# DMM Auto-Polarity / Polarity detection

I have understood how auto-ranging is typically achieved on a digital multimeter, but I'm having trouble finding an example of how (DC) polarity is handled. How does the meter know if a voltage is negative (to show a '-') and not fail from having a negative voltage on the ADC?

I figured it could possibly be done by having ground be in the middle of the ADCs range? (eg by having values: 0 @-2v, 1024 @0v, 2048 @+2v)

So: How is polarity measured/detected in DMMs? (pros and cons of different methods would be useful)

• Considering how negative voltages are common, I don't see how auto polarity would be a good thing. How will the meter know the voltage your measure is actually negative and when its just connect backwards. Mar 31 '14 at 18:30
• I think I didn't make the question clear enough. By "Auto-Polarity" I meant how the meter will tolerate a negative DC voltage, recognize it and show a little '-' symbol. Mar 31 '14 at 18:51

Here is a typical dual-slope integrating meter chip operation (7107): After the auto-zero phase, the output of the integrator is 0 as far as the comparator is concerned. Then the unknown signal is integrated for 1000 counts. Following the fixed integration period, the state of the comparator will indicate whether the input was positive or negative, and which way the de-integration should proceed (DE+ or DE-). It is de-integrated with the reference towards zero (from either direction) and the time 0-1999 counts is measured and displayed as the reading.  • So what would happen to the waveform if Vin is negative? Does the de-integrate phase slope down for both positive and negative? (And why?) How is the negative input polarity detected? Mar 31 '14 at 19:56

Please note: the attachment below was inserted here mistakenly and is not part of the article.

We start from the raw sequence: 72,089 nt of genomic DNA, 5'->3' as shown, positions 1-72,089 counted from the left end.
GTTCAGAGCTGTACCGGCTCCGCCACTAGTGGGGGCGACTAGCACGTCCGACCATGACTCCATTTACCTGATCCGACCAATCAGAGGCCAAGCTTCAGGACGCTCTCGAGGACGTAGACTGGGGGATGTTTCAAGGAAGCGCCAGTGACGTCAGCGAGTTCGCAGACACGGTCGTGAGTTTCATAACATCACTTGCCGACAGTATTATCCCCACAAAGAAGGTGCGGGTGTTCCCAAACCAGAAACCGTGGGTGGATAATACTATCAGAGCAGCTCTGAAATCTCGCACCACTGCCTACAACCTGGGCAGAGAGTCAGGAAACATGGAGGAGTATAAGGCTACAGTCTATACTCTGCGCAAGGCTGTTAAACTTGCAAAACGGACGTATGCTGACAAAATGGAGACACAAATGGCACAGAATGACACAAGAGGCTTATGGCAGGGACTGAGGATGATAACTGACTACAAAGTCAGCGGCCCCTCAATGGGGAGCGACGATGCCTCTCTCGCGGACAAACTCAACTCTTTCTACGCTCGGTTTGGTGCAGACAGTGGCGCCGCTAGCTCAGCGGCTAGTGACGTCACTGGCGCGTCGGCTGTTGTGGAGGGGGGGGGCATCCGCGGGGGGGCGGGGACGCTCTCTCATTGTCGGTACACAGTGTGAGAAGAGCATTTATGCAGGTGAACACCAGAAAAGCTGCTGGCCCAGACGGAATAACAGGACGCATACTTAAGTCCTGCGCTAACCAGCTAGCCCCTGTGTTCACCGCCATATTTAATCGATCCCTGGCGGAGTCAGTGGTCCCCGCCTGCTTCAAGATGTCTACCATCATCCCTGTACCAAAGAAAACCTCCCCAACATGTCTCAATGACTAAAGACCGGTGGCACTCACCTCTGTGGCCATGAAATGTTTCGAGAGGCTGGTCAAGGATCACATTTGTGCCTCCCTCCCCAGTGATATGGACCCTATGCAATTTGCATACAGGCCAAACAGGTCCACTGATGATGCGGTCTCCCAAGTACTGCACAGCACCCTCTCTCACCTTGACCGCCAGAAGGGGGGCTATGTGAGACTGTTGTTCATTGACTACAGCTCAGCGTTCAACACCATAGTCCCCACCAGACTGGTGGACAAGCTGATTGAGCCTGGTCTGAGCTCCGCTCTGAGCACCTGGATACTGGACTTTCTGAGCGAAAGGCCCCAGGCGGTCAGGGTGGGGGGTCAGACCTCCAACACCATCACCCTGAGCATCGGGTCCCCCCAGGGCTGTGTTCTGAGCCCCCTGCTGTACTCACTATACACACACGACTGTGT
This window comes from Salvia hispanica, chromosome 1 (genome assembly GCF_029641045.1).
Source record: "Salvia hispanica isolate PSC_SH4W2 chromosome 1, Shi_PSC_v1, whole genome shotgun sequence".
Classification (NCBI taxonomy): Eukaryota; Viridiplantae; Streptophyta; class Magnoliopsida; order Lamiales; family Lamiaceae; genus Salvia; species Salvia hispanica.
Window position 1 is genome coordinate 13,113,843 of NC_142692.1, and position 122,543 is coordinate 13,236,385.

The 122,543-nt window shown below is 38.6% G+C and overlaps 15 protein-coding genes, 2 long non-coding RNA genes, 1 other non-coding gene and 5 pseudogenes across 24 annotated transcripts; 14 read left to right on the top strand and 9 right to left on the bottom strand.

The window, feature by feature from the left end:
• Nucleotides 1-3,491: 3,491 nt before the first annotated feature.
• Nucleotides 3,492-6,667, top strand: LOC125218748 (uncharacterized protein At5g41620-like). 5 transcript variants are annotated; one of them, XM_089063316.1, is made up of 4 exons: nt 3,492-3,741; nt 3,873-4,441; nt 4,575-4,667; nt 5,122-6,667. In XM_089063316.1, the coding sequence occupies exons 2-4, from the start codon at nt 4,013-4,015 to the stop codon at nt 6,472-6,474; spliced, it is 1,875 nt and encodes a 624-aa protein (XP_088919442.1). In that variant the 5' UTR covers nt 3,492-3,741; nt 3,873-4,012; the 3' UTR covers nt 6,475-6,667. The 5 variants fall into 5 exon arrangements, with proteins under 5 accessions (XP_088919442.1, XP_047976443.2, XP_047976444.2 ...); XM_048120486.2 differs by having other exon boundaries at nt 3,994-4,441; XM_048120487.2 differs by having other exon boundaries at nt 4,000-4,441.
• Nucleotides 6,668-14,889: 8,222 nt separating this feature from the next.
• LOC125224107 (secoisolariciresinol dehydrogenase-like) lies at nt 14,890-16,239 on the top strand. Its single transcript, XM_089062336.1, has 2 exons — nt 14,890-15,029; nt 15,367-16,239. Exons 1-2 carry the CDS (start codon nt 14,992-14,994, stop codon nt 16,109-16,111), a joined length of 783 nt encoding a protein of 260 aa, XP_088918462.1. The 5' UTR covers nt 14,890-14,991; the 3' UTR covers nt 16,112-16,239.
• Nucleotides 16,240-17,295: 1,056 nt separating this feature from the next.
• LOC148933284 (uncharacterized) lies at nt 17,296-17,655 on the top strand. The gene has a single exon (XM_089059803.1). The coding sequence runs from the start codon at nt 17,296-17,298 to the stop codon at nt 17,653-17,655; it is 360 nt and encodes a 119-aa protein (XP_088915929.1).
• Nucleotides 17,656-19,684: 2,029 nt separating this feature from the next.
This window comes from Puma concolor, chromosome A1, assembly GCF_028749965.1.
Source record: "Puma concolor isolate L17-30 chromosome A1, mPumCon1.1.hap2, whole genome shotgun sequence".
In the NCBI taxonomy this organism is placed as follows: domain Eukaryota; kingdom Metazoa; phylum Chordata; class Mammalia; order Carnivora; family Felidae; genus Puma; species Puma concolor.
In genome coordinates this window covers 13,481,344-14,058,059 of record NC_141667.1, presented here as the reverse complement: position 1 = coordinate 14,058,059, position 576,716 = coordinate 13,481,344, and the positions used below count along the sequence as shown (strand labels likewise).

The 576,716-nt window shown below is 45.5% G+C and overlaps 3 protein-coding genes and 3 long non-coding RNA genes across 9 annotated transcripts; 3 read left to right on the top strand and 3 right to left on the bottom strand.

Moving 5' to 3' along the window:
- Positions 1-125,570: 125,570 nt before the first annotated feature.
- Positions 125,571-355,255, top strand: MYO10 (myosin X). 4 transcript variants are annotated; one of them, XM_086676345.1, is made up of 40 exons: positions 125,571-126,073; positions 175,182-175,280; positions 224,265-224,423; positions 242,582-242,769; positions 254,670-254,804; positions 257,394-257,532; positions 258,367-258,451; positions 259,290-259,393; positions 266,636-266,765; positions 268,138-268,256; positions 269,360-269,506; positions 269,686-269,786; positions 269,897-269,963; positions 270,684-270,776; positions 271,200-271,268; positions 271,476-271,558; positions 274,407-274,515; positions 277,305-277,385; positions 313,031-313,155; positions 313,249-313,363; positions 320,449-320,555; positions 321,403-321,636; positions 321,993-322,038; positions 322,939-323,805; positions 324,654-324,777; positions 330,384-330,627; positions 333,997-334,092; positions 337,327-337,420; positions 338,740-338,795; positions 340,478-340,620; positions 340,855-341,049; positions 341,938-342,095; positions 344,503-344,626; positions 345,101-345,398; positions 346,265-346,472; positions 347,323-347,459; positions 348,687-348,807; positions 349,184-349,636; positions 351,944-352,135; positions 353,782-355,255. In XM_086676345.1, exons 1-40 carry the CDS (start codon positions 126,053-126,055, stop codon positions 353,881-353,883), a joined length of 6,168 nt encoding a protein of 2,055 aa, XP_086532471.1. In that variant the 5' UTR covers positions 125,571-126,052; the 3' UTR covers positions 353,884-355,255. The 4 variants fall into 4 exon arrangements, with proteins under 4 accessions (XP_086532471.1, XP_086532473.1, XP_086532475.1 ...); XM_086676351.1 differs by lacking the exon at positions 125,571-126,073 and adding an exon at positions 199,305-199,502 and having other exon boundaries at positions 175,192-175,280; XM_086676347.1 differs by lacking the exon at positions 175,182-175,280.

• If Vin is negative, then the waveform is flipped. It goes down first and then up again to zero. The input polarity is detected by the comparator state at the end of the integration period. Mar 31 '14 at 19:57
• So it detects the polarity before the integrate phase? (To decide to integrate negative) Mar 31 '14 at 19:59
• Ah, no, the integration direction is bipolar-- if it bobbles around zero during the integration it could even change direction during the 1000 counts. Mar 31 '14 at 20:08
• Oh, ok, I think I understand now. At first I was thinking that the first stage (integrate) is with the reference and the second (de-integrate) is with the input. Now I see that it's the opposite (input then reference) and it all makes sense now. Mar 31 '14 at 20:38